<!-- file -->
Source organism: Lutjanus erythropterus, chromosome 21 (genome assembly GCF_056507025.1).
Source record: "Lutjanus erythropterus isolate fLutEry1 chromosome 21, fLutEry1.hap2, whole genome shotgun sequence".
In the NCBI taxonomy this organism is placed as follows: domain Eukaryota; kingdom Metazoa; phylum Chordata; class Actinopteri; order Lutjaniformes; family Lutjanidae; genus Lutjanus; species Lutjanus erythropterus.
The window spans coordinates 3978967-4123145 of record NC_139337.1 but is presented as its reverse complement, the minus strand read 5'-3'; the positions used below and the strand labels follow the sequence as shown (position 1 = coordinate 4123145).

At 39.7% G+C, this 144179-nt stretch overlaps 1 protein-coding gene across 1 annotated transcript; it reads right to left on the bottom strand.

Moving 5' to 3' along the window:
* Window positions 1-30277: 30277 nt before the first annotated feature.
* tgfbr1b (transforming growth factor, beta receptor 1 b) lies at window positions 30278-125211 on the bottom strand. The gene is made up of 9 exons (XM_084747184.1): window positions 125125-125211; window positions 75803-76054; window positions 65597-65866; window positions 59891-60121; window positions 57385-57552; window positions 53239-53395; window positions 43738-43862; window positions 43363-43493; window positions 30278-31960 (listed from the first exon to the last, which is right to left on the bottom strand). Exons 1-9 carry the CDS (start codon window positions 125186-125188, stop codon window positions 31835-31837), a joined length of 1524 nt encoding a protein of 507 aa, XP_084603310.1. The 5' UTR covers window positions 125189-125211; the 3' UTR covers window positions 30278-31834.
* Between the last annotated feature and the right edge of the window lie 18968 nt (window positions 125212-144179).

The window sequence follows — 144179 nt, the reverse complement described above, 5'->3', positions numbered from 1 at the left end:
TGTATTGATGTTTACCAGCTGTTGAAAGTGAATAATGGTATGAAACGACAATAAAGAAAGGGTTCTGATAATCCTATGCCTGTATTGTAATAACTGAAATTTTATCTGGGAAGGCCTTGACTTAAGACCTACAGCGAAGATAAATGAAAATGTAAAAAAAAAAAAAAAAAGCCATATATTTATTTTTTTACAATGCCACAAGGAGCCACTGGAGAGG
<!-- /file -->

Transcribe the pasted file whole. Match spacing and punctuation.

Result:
Source organism: Lutjanus erythropterus, chromosome 21 (genome assembly GCF_056507025.1).
Source record: "Lutjanus erythropterus isolate fLutEry1 chromosome 21, fLutEry1.hap2, whole genome shotgun sequence".
In the NCBI taxonomy this organism is placed as follows: domain Eukaryota; kingdom Metazoa; phylum Chordata; class Actinopteri; order Lutjaniformes; family Lutjanidae; genus Lutjanus; species Lutjanus erythropterus.
The window spans coordinates 3978967-4123145 of record NC_139337.1 but is presented as its reverse complement, the minus strand read 5'-3'; the positions used below and the strand labels follow the sequence as shown (position 1 = coordinate 4123145).

At 39.7% G+C, this 144179-nt stretch overlaps 1 protein-coding gene across 1 annotated transcript; it reads right to left on the bottom strand.

Moving 5' to 3' along the window:
* Window positions 1-30277: 30277 nt before the first annotated feature.
* tgfbr1b (transforming growth factor, beta receptor 1 b) lies at window positions 30278-125211 on the bottom strand. The gene is made up of 9 exons (XM_084747184.1): window positions 125125-125211; window positions 75803-76054; window positions 65597-65866; window positions 59891-60121; window positions 57385-57552; window positions 53239-53395; window positions 43738-43862; window positions 43363-43493; window positions 30278-31960 (listed from the first exon to the last, which is right to left on the bottom strand). Exons 1-9 carry the CDS (start codon window positions 125186-125188, stop codon window positions 31835-31837), a joined length of 1524 nt encoding a protein of 507 aa, XP_084603310.1. The 5' UTR covers window positions 125189-125211; the 3' UTR covers window positions 30278-31834.
* Between the last annotated feature and the right edge of the window lie 18968 nt (window positions 125212-144179).

The window sequence follows — 144179 nt, the reverse complement described above, 5'->3', positions numbered from 1 at the left end:
TGTATTGATGTTTACCAGCTGTTGAAAGTGAATAATGGTATGAAACGACAATAAAGAAAGGGTTCTGATAATCCTATGCCTGTATTGTAATAACTGAAATTTTATCTGGGAAGGCCTTGACTTAAGACCTACAGCGAAGATAAATGAAAATGTAAAAAAAAAAAAAAAAAGCCATATATTTATTTTTTTACAATGCCACAAGGAGCCACTGGAGAGG